8 ways to plan for retirement after divorce

Divorce, Money, Relationships

When you’re in the middle of a divorce, it’s hard to think about anything but the present. Immediately post-split, things can seem dire for your wallet and savings. But the future is also an issue. What will your finances look like when you’re ready to retire? Will you even be able to retire? Even if your most pressing concern is how to pay the bills next month, it’s smart to make planning for retirement a priority as you’re divorcing.

Start at the beginning

Maybe you weren’t the breadwinner in your marriage, or perhaps your spouse took care of the bills—no matter, now is no time to plead ignorance. Get educated ASAP about your assets, debts, income, and expenses prior to filing for divorce.

And make sure you understand the true value of your assets and investments to avoid regrettable and costly mistakes. “A $500,000 house may not have the same value as $500,000 in stocks or even rental property due to tax implications, market volatility, or other factors,” says Lisa Helfend Meyer, certified specialist in family law and founding partner of Los Angeles-based Meyer, Olson, Lowy and Meyers.

Seek help

Should you work with a divorce financial analyst? “Having experienced professionals on your side is indispensable. The more information a client can put together beforehand, the easier it is to immediately start crafting a strategic plan,” says Meyer. But the burden of figuring out your financial future isn’t only on you as the divorcing party. Many legal teams work with forensic accountants and other financial consultants to characterize, value, and divide property.

Prepare for the unexpected

While married life sustains its fair share of curveballs, the same is true with divorce, and the settlement you end up with may not stay the same forever. “People lose jobs, get sick,” says Tanya Helfand, divorce attorney with Helfand & Associates in New Jersey. “Even if you have a contract, the courts are sensitive to the fact that life changes. You have to prepare.” Which means, if you’re counting on alimony to pull you through the golden years, don’t.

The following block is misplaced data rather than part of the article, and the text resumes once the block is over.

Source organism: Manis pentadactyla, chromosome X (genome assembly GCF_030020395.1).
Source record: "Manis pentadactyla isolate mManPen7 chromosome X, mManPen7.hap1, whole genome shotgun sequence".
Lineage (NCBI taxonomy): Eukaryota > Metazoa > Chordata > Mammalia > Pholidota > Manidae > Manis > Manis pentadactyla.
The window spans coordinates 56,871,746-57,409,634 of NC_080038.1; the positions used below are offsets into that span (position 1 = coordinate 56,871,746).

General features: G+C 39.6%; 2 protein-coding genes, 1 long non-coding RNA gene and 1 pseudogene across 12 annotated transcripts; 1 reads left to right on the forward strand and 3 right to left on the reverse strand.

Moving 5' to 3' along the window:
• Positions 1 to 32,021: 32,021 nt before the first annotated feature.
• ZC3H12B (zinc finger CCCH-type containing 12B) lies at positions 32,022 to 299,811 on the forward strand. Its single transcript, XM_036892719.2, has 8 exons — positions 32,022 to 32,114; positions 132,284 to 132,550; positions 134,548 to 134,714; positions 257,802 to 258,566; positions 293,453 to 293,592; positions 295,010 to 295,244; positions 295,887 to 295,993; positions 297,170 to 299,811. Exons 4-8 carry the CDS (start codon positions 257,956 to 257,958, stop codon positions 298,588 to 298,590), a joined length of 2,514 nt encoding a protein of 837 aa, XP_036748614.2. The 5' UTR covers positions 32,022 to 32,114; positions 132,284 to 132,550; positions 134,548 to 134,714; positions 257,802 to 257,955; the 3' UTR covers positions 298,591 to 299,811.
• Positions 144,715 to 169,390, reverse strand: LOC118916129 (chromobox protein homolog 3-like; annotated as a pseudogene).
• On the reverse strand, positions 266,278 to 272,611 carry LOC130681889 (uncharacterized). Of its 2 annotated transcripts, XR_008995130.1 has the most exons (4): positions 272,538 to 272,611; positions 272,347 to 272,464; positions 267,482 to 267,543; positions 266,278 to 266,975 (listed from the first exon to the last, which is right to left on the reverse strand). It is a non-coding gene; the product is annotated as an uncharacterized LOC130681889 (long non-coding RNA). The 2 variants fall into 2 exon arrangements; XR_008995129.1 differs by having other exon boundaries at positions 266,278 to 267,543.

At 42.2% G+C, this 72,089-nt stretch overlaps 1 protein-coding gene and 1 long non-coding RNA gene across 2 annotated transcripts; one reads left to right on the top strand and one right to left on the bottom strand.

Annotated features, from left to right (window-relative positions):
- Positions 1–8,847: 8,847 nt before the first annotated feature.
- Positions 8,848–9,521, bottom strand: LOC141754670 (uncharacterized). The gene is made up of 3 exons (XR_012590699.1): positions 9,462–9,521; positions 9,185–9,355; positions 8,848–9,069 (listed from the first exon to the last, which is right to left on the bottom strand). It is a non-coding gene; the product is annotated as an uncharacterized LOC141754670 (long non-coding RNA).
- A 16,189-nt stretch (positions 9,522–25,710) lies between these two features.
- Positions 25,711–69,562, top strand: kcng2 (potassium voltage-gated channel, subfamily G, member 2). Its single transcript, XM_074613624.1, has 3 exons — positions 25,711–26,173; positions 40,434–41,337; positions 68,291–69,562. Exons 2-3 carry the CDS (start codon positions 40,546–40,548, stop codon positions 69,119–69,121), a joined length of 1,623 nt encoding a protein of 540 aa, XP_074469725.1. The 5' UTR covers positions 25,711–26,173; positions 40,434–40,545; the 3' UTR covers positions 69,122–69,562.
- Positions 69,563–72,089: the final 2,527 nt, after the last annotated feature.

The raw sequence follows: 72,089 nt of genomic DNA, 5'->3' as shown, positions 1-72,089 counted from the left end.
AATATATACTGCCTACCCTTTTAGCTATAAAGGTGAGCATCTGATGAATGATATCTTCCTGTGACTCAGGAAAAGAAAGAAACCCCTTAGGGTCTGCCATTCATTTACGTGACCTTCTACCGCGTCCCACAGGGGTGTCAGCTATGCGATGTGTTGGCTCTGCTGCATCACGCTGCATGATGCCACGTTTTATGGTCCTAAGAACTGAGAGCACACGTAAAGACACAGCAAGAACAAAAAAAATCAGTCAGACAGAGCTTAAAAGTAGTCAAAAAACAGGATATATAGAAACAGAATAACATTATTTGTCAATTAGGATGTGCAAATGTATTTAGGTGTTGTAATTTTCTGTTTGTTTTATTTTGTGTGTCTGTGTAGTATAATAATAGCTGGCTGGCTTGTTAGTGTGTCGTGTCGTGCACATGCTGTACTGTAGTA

Be prepared to save

Many divorcing individuals come into their attorney’s office unprepared to manage the costs ahead of them for the divorce, let alone life from here on out. If “budget” was a foreign word to you in the past, consider it a prominent part of your vocabulary now. “I counsel clients on the importance of saving a portion of their support. For the supporting spouse, we try to limit or reduce the amount and length of support. For example, if they pay higher support for a shorter time, this may free them up in later life,” says Meyer.

Know what you want

Knowing what you want in your divorce can help expedite matters (if you are so inclined), and being willing to bargain can give you an edge. “Any retirement accounts acquired during the marriage are subject to being split between the spouses, either at retirement age or sooner. If there is a 401K, you could even split it right now without any tax-effect and get the money during the settlement,” says Helfand.

“If someone has a pension, and there are other assets, we value those pensions using actuaries and then you can off-set it,” Hefland continues. “For example, if there’s a house involved, you could theoretically split them: He keeps his pension and she keeps the house, assuming the values are the same.”

Even if you can work through these financial issues ahead of time, you might want to consult a lawyer to make sure you have thought through all relevant considerations.

Acknowledge limitations

Taking the long-range view of your financial future and where you will be in 10 or 20 years is essential. “Financial settlements take on heightened importance when the supported spouse has limited earning power after being out of the workforce for years or the supporting spouse has fewer years to work,” says Meyer. And if you’ve been a stay-at-home parent for the duration of your marriage, you are now in a tenuous position.

Meyer recommends that supported spouses negotiate for a well-rounded portfolio of assets that would include a residence, retirement, and non-retirement financial accounts. It’s also a good idea to negotiate for support beyond the other spouse reaching the age of retirement.

Plan for the worst

Of course as people near retirement age, their health and wellness can change along with their job and financial status. Worst-case scenarios can and do happen. “Imagine you have young children and are receiving child support, or that you are in your 50s or 60s and receiving spousal support and something happens to your ex. You could find yourself suddenly without income,” says Meyer. “Having a requirement in your settlement that your ex maintain life insurance to ensure continued support payments upon his or her death could save you from possible financial devastation.”

Think clearly

Divorce is an emotional roller coaster, and it’s possible to make some decisions along the way that could negatively impact your retirement. “This is the time to lead with your head and not your heart. Don’t allow feelings of guilt or the desire to extract revenge cloud your judgment or make you lose sight of your long-term financial goals and needs,” says Meyer.

For example, you may be attached to the family home, but can you qualify for a mortgage on your own and afford the taxes and upkeep? Take emotion out of things and stick to dollars and cents so your retirement is a comfortable one.